Come on back. Come on back. All right, Kim. Okay. Well, I want a pencil, but I'm not sitting near one. So I'm going to try to picture in my head what I wish I had a piece of pencil and paper, right? Because I'm drawing a ratio table in my mind. Okay, so you said 192 divided by 6. So immediately, I'm thinking that that means to me right now, how many sixes are there in 192. And so I'm thinking my ratio tables gonna look like one to six. So I'm gonna start with what am I talking about? I'm talking about sixes, so one to six. And I'm thinking that I'm going to go 10 sixes, is 60. And I'm going to 192. So I've got 1 6, 10 sixes is 60. So 20 6s is 120. Oh, actually scratch that out, can I take that back? I'm going to go from 10 sixes is 60. And then I'm going to scale up times three. And I'm going to say 30 6s is 180. And at this point, I think I'm going to ask myself, how far away am I from my goal. So I'm at 180. And I know that I'm only 12 away from 192. And so I'm going to write down two sixes is 12. And so then on my ratio table in my mind, but on my ratio table, I would have 1 to 6. And then 10 to 60. 30 6s is 180. 2 6s is 12. And I'm just going to use the pieces that actually need, which is 30 6s is 180. And two more sixes is 12. And that makes 32 sixes to make 192. So the last entry in your table would be 32 to 192. Nice!

Kim Montague:

You mentioned this, but I think it's worth noting that we can put entries in our ratio table, when it's a tool for us that we don't actually use at the very end to piece together for our final product or final quotient, right?

Pam Harris:

Yeah, that's a really good point. So there's values that we might use, for example, in my ratio table, when I was thinking about 42 15s, I found 2 15s was 30. So I had the ratio one to 15, 2 to 30, 4 to 60, 40 to 600. And then I only used the 40 and the two I didn't use the 4, the 4 was just sort of in there because it helped me to get to the 40.

Kim Montague:

Right.

Pam Harris:

So yeah, ratio tables are so handy, because I can put a lot of different things in the ratio table to help me get where I need to go. And then I can just use the ones that I actually need to finish solving the problem. Very cool. Hey, let me take that 192 divided by six and do one other really cool thing with a ratio table. Because we can conceive of Division Two ways. And you just conceived a division quotatively, because you thought about how many sixes are in 192. But we can also think particularly about that, and we can think about 192 divided by six as 192 to six or the division like if I were to write it as a fraction. So 192 sort of with that division line kind of over the six, that's just a kind of picture in your minds. It's not a mathematical relationship, but 192 that the fraction 192 sixths. Then I can actually use a ratio table to simplify that ratio. It's the ratio of 192 to six, and I can simplify it, I might think about, well, I can cut both of those in half. So if I cut 192 in half, that's 96. And if I cut six in half, that's three. So now I have two equivalent ratios, I've got 192 to 6, is equivalent to 96 to 3. And then I can think about what is 96 divided by three? Well, 90 divided by three is 30. And six divided by three is two, so that's 32,. And we get the same, we get the same 100, excuse me, 192 divided by six is 32. Different ways that we can use a ratio table, different ways we can concieve of that division problem. But both using this powerful tool of a ratio table to help us kind of think through the relationships that we're using. So y'all give me a multiplication or division problem and I'm gonna use a ratio table as the tool to solve it. So to be really clear, I don't know that we've said that yet on the podcast today, neither Kim or I use kind of that traditional multiplication where you line them up, the magic zero, and all that stuff. Nor do we use the long division algorithm where you do the house top and the I don't even know all those things, kids, brother, sister, mother, father, and then does McDonald's sell cheeseburger, wow, always crazy, something about monkey's smelling bad. There's all these crazy rhymes that teachers have made up - rhymes or mnemonics that teachers have made up, stories to help kids remember the steps of a long division algorithm. Because the long division algorithm is so hard to understand that nobody even tries to understand it, they just try to memorize the steps by using all these crazy things to memorize it. Or could we help kids think and use relationships by using a ratio table as that tool to help them keep track of their thinking? I know there's the Lucky Seven out there that people use to represent partial quotients. We would recommend instead, ratio tables, ratio tables, don't force kids into crazy subtraction, where they are sort of nudged into using the subtraction algorithm. Instead, they can still be thinking and reasoning, using what they know using the relationships they understand to solve those problems. Alright, so if some of what we did today was a little hard to picture, totally, totally get it, we've got a download for you that we are going to - we're gonna listen to this. And we're gonna keep track of what we did. And we'll put it on paper. And then you could re listen to this podcast and kind of see what we meant, as we were kind of using - what is the ratio maybe even look like? Yeah, I'll give you some examples on that. So check out the show notes, download that. And it will totally give you that link where you can look at what ratio tables actually looked like, because we know we were doing that in the air.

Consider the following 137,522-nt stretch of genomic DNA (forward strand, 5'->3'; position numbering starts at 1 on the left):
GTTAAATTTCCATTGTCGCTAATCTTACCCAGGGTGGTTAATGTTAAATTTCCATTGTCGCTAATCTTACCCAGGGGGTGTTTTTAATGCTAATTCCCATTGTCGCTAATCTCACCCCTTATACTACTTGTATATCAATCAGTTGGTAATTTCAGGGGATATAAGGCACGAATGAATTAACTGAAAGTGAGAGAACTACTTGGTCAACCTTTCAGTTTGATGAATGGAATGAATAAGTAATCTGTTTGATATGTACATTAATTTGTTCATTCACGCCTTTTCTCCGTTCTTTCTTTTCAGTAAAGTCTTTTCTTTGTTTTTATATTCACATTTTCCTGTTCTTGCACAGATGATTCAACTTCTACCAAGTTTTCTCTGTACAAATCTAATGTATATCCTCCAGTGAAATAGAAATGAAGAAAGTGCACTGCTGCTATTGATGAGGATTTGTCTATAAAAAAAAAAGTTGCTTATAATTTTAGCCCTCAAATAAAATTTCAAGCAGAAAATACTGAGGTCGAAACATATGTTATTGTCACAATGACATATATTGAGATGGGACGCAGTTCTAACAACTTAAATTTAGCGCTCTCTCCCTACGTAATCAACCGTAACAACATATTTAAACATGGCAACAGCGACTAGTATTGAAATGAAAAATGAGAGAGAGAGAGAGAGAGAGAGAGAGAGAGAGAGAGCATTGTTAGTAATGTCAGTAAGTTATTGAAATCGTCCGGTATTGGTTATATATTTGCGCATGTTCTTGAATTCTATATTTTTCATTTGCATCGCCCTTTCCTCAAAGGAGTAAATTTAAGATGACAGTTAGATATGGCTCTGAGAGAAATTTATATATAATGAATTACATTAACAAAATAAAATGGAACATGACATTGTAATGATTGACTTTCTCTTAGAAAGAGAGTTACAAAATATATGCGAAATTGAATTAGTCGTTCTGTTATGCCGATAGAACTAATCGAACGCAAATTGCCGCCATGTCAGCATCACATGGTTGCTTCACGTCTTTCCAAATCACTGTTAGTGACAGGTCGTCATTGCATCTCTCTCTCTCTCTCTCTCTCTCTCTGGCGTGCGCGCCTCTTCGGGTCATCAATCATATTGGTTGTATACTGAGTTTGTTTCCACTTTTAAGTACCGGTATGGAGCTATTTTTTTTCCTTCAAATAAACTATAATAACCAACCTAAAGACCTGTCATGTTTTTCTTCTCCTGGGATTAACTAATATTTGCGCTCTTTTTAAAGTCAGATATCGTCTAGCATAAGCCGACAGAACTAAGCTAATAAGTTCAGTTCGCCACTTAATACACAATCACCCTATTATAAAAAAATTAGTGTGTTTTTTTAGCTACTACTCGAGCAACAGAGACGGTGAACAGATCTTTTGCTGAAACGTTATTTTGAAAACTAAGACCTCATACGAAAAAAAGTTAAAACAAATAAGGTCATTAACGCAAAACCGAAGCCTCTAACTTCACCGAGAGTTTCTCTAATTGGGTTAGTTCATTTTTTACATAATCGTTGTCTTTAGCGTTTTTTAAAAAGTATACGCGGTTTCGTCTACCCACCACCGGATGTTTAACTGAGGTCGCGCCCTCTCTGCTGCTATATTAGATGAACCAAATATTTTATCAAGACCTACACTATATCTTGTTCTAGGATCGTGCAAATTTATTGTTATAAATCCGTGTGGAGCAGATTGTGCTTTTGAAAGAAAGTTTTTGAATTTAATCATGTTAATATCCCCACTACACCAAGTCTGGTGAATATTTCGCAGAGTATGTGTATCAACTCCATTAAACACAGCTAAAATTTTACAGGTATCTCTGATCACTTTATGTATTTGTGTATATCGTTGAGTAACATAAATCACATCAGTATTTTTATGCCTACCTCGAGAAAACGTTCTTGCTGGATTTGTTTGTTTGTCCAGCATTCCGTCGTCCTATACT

Kim Montague:

Perfect. If you want to know more about this amazing tool that we love so much. We would love to invite you to check out the Facebook Lives and webinar that Pam is gonna be hosting later this month. And if you're listening to this after those, you can check out her YouTube channel, FiguringMath and find those lives and webinar.

Pam Harris:

Yep. We're gonna be doing four Facebook Lives and a webinar that we'll repeat, you're gonna want to register for that webinar. Check out the Facebook Lives it will be a lot of fun, and we're gonna really get down and dirty and lots of examples for the super cool tool we call a ratio table. Remember to join us on MathStratChat on Facebook, Twitter and Instagram on Wednesday evenings, where we explore problems with the world and you will see ratio tables solve long division and proportional reasoning problems. So if you're interested to learn more math and you want to help your students to develop as mathematicians, then don't miss the Math is Figure-Out-Able Podcast because math is figured out